These are convenient, accessible and can be accessed at anytime.
These sessions are presented by RIDBC staff and external experts in the field.
All of these sessions also can be used for accreditation purposes. Each course will clearly state what accreditation is available for each course.
This webinar presents a model to explain the complexities of visual function and highlights the similarities and differences between the clinical assessment and the functional assessment of vision. An overview of an approach to functional vision assessment is presented, with suggestions made for maximising the use of vision during assessment and in a person’s everyday life.
This presentation explores near vision, and how it is assessed clinically and functionally. The outcome of this assessment is applied to the low vision situation, with suggestions made for adaptations that minimise the impact of vision impairment on reading and writing.
This presentation explores visual acuity and how it is assessed clinically. The different types of visual acuity tests used to assess vision according to the individual’s age, and ability to participate will be featured within this webinar. This webinar also provides a brief tour through the anatomy of the visual system and the parts of the brain involved in vision.
This webinar is intended for professionals who work with children who have hearing loss and come from families that are bilingual or do not speak the majority language.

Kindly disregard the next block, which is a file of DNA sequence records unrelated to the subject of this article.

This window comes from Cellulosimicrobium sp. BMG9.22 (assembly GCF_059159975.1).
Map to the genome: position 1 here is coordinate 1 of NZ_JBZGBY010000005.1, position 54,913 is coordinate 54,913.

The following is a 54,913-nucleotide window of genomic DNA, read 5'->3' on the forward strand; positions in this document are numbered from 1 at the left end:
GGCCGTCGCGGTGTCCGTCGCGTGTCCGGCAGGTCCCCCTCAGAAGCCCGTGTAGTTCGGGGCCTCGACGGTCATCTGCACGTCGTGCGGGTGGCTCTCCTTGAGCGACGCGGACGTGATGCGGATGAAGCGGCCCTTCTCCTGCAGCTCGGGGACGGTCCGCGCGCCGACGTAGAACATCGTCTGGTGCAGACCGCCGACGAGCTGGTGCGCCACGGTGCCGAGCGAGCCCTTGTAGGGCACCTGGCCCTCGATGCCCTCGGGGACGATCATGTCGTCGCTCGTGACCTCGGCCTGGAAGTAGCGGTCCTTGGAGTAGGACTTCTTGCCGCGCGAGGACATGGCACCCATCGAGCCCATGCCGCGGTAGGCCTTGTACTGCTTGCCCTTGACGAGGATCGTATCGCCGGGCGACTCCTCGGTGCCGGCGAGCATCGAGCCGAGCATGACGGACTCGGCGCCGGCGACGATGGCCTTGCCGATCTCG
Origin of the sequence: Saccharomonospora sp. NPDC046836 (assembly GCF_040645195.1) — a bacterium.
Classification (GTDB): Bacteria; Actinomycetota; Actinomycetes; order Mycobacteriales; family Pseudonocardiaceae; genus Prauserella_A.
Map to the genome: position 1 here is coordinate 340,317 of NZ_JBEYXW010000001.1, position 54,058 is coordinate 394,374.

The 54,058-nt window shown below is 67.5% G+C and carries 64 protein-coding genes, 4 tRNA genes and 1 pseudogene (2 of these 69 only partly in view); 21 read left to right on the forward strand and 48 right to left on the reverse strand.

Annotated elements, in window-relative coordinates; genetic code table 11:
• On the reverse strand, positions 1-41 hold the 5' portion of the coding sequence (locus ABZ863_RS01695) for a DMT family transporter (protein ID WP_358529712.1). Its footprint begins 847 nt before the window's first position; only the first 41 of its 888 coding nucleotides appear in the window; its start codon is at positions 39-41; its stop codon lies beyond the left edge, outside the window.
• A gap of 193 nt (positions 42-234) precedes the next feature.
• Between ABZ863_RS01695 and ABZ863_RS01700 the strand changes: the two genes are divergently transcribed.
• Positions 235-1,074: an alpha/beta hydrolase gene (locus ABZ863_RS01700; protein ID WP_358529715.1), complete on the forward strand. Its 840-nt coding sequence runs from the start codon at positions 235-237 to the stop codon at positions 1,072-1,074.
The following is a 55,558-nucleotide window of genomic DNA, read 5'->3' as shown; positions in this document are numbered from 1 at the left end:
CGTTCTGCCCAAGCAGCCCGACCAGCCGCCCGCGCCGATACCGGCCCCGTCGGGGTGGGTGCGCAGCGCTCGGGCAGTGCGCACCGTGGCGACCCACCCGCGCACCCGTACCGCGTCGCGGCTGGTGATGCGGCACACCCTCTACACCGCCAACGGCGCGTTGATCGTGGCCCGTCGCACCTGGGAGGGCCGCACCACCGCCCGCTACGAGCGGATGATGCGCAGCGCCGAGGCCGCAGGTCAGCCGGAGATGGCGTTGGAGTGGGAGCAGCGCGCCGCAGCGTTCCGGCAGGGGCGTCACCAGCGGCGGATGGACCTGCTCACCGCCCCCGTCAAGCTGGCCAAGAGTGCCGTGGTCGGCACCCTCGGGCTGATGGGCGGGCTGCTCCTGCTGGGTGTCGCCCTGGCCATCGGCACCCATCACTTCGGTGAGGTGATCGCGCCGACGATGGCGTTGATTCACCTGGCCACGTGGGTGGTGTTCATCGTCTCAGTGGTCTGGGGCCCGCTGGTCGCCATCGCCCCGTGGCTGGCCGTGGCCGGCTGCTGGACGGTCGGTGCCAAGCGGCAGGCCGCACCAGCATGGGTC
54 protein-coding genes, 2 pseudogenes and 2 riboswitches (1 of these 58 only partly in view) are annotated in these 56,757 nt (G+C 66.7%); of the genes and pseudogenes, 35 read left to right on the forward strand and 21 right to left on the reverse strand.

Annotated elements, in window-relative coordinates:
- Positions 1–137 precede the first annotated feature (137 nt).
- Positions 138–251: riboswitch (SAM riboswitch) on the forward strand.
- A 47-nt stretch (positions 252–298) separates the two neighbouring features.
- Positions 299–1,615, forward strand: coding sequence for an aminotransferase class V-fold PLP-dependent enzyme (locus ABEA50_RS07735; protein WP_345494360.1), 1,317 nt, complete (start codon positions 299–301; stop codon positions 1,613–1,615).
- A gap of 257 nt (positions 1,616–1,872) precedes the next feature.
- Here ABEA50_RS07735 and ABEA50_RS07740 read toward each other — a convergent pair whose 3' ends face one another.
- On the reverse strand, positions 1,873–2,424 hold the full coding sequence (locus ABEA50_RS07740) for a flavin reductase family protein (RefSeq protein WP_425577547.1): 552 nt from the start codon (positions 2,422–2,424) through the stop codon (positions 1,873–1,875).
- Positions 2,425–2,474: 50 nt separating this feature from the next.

Clinically the IMP is a normed instrument which documents and assesses when (or whether) an infant’s innate vocal behaviours transition to audition-led imitations of speech and salient words.
Up to 40% of deaf children are likely to have an additional difficulty and we also know that the presence of an additional difficulty is shown to impact negatively on outcomes from cochlear implantation
Many factors influence the progress of deaf children: age at diagnosis, age at fitting of hearing aids or implants, the presence of other difficulties for example.
For deaf young people, most of whom are in mainstream education, the lack of a peer group can be important, and the challenges they face become greater. At school, there may be greater demands upon them, with expanding language and curriculum demands, and providing support while promoting independence challenging.
Today, in most developed countries, newborn hearing screening means that the diagnosis of deafness takes place in the first few weeks of a child’s life. Over 95% of deaf children are born to hearing parents, and this comes as completely unexpected.